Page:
By JOHN L. SLOAN
I think I was 11-could have been 12. It was hot, so hot the road was sweating. We pulled the old red truck into the dusty lane and shut the engine down. The gate and the cornfield, picked four days ago, stretched in front of us. I got my Winchester 20-gauge and three boxes of shells from the back. Of course, they were Peters High-Velocity. The good ones. The gun was one of the now valuable, red W ones. Wish I still had it.
Sweating like pigs, Uncle Lloyd and I headed for the small pond where we would setup. It was September 1 and in 15-minutes, dove season would open and I would probably shoot my three boxes of shells. Hopefully I would kill a few doves. They make a great jambalaya and just the breasts, wrapped in bacon and grilled arent bad either.
How many years and how many shells have I spent since then? From that hot, dusty kid and through the miles of fields and acres of food spreads, years sprinkled with backyard shoots and massive, catered hunts.
Dove season marks the start of hunting season even though squirrel season opens earlier here in Tennessee. The great many of us only hunt a few days at the start of the season. The addicted wing shooters hunt all through the season. It opens here tomorrow and I suggest you consult your hunting guide for exact dates since I am no longer smart enough to figure it all out. What I know for sure is, it starts at noon tomorrow and the limit is 15.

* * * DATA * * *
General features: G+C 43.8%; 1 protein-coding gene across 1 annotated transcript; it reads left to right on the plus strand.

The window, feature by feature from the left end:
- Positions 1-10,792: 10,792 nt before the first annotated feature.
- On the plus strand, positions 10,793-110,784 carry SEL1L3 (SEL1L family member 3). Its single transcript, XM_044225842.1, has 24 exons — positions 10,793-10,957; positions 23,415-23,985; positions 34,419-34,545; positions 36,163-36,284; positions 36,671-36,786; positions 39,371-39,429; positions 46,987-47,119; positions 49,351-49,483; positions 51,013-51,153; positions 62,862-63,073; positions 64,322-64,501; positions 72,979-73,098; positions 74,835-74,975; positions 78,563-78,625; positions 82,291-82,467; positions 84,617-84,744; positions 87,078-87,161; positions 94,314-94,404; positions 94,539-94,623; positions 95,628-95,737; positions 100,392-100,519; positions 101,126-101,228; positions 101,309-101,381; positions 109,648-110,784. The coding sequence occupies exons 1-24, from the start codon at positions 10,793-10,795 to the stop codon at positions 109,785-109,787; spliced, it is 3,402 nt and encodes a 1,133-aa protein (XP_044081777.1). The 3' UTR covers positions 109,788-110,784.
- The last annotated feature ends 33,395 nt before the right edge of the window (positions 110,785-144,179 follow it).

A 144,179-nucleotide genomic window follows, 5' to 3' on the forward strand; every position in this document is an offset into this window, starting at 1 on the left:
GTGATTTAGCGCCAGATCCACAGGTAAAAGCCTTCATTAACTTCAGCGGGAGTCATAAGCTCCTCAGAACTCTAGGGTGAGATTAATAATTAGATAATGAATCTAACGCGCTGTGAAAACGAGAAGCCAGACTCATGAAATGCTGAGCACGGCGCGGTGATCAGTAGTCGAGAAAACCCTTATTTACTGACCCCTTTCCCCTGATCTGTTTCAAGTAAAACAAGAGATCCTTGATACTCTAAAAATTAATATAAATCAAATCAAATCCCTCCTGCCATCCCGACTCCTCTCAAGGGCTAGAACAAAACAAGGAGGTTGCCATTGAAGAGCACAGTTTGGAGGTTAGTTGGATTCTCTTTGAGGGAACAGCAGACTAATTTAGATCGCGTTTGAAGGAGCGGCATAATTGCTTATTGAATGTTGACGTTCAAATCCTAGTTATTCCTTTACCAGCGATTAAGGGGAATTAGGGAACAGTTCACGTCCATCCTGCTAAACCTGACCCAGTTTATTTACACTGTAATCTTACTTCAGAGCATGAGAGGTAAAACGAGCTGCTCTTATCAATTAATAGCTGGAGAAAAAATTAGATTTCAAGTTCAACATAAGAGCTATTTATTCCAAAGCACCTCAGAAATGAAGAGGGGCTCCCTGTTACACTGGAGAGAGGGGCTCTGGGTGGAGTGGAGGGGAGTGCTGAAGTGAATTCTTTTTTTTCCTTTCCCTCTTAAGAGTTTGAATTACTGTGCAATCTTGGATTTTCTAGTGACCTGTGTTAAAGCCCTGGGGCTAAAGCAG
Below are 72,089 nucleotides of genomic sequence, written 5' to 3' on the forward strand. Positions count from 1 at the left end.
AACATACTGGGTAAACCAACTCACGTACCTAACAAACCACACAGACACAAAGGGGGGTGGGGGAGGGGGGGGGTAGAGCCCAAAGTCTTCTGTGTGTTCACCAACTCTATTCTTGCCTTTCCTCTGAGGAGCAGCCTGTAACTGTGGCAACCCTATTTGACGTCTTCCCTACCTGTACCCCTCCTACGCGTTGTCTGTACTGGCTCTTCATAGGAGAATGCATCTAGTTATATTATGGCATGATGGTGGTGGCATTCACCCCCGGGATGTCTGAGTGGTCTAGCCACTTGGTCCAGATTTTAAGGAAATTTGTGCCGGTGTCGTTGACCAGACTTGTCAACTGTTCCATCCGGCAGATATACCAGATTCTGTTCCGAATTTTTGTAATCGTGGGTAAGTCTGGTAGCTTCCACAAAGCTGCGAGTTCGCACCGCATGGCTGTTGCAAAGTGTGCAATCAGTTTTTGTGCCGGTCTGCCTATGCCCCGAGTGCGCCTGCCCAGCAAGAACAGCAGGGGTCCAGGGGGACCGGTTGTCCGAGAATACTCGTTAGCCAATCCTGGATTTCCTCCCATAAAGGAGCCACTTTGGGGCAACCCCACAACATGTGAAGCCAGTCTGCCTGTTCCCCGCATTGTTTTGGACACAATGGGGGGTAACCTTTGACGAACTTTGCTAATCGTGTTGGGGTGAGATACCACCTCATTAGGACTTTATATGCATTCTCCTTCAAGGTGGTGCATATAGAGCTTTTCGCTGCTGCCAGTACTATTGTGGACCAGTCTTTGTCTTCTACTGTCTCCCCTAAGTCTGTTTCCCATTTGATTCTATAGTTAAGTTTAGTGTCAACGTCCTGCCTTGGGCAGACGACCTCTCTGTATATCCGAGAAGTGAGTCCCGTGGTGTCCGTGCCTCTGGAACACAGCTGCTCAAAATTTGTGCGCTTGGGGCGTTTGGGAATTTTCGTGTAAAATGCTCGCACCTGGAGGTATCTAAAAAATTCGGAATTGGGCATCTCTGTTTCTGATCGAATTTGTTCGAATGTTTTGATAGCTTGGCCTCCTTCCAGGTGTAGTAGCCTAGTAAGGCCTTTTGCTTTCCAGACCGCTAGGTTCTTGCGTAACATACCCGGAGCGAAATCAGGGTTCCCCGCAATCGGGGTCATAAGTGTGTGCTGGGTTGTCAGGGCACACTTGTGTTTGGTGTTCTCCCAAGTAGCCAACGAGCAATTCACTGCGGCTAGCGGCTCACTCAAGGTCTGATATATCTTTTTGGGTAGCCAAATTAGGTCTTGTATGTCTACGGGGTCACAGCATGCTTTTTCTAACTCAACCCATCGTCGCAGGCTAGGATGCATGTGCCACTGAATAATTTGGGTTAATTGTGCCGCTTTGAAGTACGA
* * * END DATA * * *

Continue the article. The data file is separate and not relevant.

On that first afternoon, if memory serves, I killed five birds out of my three boxes of number 7-1/2 lead shot. Those shells were paper. This was before plastic took over and stopped the problem of swelling from moisture. I had a brand new shell vest with a lined game bag and the pockets of the vest were loaded with shells. A carefully wrapped sandwich-baloney and cheese on white, loaf bread-and a bottle of water bumped shoulders with a couple candy bars
Naturally, the candy bars would melt and the sandwich never was eaten because as we opened the gate, the air was filled with doves.
Uncle Lloyd and the rest of the group, Lester, Jesse, Rip, Frank, Alphus and some Im sure I cant remember started the war. That is what it sounded like. Most got their limits. As I said, I got five. Pretty good for the first time, I thought.